To the Parents Explaining Autism to their Child Without Autism

Today Braeden and I took advantage of the warm February weather and ventured to the park after his school day ended. The park is a place I enjoy best when it’s just Braeden and I, for many reasons but none of which he shares.

For the first hour, I hovered close to watch Braeden attempt to join in with other children or just say hi to introduce himself. After several rejections, relentlessly he succeeded  and was now “It” in a game of tag. The excitement of being “It” overcame him with a smile so bright and he played the game with the intent to never not be “it”. To the little girl whose four small words screamed acceptance, “hi what’s your name” thank you!

Shortly after the game started I observed small interactions between Braeden and his new found friends. One boy grabbed Braeden’s autism safety alert wristband and exclaimed, “what’s this!?” Proudly Braeden responded, “it’s my wristband that says I’m a boy with autism.” The boy turned to me and in surprise said “he has autism!?” I smiled and simply said yes, not knowing the earful I was about to receive.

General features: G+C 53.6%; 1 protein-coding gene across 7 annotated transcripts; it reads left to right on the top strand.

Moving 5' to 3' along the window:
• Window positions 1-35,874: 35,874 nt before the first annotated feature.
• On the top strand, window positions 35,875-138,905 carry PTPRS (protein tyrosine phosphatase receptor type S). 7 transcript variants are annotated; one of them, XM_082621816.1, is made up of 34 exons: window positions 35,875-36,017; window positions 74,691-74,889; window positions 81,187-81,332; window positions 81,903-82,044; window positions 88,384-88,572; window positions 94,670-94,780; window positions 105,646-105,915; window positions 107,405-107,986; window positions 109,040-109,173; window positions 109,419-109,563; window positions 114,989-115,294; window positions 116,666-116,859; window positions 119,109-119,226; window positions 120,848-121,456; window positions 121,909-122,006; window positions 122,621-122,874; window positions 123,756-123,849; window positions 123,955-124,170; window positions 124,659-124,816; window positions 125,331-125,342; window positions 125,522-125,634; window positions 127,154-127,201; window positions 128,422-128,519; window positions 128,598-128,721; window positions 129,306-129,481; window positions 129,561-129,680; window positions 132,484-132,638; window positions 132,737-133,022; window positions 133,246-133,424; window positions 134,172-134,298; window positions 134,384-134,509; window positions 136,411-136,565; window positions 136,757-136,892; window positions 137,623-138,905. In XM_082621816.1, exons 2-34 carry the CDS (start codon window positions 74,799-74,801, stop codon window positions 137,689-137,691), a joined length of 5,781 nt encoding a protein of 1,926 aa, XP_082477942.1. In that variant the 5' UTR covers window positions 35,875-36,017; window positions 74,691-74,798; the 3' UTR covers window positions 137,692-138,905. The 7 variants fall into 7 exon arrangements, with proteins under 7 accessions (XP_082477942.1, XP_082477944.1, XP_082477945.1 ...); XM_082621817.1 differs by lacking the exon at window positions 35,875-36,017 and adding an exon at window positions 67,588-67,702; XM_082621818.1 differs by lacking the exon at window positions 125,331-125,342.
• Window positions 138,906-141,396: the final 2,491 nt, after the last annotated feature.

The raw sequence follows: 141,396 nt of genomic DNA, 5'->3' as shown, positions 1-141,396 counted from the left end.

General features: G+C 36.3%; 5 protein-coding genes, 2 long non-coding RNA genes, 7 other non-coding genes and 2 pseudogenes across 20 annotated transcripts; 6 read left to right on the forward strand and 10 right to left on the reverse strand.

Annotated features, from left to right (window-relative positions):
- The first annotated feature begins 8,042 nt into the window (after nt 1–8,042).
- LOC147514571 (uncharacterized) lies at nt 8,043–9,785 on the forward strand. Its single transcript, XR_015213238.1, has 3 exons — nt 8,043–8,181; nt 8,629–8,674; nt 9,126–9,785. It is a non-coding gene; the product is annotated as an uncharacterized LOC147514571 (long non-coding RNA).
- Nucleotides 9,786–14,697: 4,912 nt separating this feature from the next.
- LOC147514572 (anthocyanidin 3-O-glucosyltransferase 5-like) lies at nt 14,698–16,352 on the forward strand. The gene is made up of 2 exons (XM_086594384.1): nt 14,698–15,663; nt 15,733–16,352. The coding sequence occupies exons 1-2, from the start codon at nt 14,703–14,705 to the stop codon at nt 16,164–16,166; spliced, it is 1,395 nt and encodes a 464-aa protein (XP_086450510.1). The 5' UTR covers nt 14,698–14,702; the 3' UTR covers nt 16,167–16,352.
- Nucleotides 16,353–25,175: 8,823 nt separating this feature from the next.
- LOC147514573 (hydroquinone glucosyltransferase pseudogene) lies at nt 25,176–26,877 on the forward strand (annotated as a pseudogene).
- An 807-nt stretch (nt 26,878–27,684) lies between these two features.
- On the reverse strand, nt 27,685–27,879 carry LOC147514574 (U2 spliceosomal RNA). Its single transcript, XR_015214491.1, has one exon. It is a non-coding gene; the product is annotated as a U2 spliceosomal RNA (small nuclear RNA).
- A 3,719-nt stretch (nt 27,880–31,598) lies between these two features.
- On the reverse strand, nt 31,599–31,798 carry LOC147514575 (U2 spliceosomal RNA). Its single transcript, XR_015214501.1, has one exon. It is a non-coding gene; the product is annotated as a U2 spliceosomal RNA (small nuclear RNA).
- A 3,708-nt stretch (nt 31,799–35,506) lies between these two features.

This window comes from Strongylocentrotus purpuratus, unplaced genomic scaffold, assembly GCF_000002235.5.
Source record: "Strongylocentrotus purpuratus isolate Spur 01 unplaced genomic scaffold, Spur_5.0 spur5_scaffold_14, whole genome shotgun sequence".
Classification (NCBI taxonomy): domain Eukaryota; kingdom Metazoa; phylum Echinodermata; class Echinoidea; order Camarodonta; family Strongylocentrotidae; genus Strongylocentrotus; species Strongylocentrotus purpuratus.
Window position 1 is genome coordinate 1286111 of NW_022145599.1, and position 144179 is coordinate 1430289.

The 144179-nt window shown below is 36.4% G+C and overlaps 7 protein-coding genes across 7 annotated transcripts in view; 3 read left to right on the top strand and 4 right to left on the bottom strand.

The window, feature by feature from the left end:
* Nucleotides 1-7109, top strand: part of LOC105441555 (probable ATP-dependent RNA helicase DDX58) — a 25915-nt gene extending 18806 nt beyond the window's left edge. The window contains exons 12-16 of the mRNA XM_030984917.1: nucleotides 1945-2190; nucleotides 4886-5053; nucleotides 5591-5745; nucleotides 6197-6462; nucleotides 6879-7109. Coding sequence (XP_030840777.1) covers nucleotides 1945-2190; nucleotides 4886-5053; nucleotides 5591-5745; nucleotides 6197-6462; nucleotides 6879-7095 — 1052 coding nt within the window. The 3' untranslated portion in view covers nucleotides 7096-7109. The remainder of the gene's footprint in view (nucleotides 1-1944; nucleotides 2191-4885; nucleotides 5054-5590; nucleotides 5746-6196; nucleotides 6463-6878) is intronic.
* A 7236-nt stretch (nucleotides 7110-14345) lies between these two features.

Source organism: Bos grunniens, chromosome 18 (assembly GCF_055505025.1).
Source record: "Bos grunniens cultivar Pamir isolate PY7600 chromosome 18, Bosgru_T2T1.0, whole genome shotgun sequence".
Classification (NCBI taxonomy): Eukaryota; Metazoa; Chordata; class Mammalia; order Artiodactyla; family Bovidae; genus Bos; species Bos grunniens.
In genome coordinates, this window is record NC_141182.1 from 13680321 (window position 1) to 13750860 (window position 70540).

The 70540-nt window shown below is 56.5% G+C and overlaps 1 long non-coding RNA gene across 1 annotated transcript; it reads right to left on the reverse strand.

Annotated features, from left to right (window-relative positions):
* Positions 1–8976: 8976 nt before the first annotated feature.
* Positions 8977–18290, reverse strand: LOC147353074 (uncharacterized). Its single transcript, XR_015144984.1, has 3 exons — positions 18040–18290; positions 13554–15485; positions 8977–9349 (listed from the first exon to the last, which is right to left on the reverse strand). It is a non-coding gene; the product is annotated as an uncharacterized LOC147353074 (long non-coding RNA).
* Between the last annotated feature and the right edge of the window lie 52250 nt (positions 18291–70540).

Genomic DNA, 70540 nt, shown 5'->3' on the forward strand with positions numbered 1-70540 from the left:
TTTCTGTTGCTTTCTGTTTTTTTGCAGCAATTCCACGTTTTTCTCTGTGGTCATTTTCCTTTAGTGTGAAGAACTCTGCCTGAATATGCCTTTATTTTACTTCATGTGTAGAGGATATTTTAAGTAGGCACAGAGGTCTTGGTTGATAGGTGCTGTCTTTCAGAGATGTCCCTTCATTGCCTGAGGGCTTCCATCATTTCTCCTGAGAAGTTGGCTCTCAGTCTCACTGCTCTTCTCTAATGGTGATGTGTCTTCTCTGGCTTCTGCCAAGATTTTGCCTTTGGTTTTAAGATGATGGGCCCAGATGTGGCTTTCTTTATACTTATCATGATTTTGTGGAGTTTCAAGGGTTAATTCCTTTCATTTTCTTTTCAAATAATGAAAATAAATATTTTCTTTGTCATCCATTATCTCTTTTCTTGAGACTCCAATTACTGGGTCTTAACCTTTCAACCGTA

This boy was no more than 10 years old, who began to assure me that my 7 year old son with autism was very lucky. I thought, how nice of him to say, but that thought was sure to be masked by the ignorance to follow. “He’s smart, are you sure he has autism? And my mom says autism comes from vaccines, was he vaccinated?” I couldn’t believe what I was hearing, as I held back my words and smiled because this little boy is 10 and I’m not his mother.

To this vaccination autism expert of a Mother, I wish you were there today, so that I could understand this theory. One I’ve heard before but recently proven by the CDC that there is no link between vaccines and autism. To the next parent wanting to explain autism to their child without autism, proceed with caution; your words mean more than you know. Define it on Google, find an educational YouTube video, or in the words of my 7 year old with autism “Autism means my brain thinks a little bit differently than everybody else, but that’s okay, because it’s kinda cool, that I see the world in a beautiful way.”

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